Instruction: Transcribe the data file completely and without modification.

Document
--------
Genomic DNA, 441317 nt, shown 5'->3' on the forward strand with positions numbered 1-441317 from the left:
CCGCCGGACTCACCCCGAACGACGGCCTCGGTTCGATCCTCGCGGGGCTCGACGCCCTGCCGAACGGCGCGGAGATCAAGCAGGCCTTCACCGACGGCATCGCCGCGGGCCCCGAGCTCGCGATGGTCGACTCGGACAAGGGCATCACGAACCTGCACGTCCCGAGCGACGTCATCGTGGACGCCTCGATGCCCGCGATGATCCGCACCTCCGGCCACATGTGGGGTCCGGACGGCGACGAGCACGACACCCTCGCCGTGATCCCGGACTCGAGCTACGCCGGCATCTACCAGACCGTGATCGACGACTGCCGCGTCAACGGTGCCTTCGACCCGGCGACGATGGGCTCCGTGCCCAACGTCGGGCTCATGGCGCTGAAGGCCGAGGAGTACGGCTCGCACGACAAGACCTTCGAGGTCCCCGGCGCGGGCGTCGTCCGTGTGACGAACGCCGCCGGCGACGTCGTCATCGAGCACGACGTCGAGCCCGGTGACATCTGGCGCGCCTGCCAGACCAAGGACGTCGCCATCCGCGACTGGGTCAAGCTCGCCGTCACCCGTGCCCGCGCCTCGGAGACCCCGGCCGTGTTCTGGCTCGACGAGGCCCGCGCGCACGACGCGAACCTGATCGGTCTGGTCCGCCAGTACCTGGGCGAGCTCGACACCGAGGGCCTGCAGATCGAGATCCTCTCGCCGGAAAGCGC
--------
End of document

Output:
Genomic DNA, 441317 nt, shown 5'->3' on the forward strand with positions numbered 1-441317 from the left:
CCGCCGGACTCACCCCGAACGACGGCCTCGGTTCGATCCTCGCGGGGCTCGACGCCCTGCCGAACGGCGCGGAGATCAAGCAGGCCTTCACCGACGGCATCGCCGCGGGCCCCGAGCTCGCGATGGTCGACTCGGACAAGGGCATCACGAACCTGCACGTCCCGAGCGACGTCATCGTGGACGCCTCGATGCCCGCGATGATCCGCACCTCCGGCCACATGTGGGGTCCGGACGGCGACGAGCACGACACCCTCGCCGTGATCCCGGACTCGAGCTACGCCGGCATCTACCAGACCGTGATCGACGACTGCCGCGTCAACGGTGCCTTCGACCCGGCGACGATGGGCTCCGTGCCCAACGTCGGGCTCATGGCGCTGAAGGCCGAGGAGTACGGCTCGCACGACAAGACCTTCGAGGTCCCCGGCGCGGGCGTCGTCCGTGTGACGAACGCCGCCGGCGACGTCGTCATCGAGCACGACGTCGAGCCCGGTGACATCTGGCGCGCCTGCCAGACCAAGGACGTCGCCATCCGCGACTGGGTCAAGCTCGCCGTCACCCGTGCCCGCGCCTCGGAGACCCCGGCCGTGTTCTGGCTCGACGAGGCCCGCGCGCACGACGCGAACCTGATCGGTCTGGTCCGCCAGTACCTGGGCGAGCTCGACACCGAGGGCCTGCAGATCGAGATCCTCTCGCCGGAAAGCGC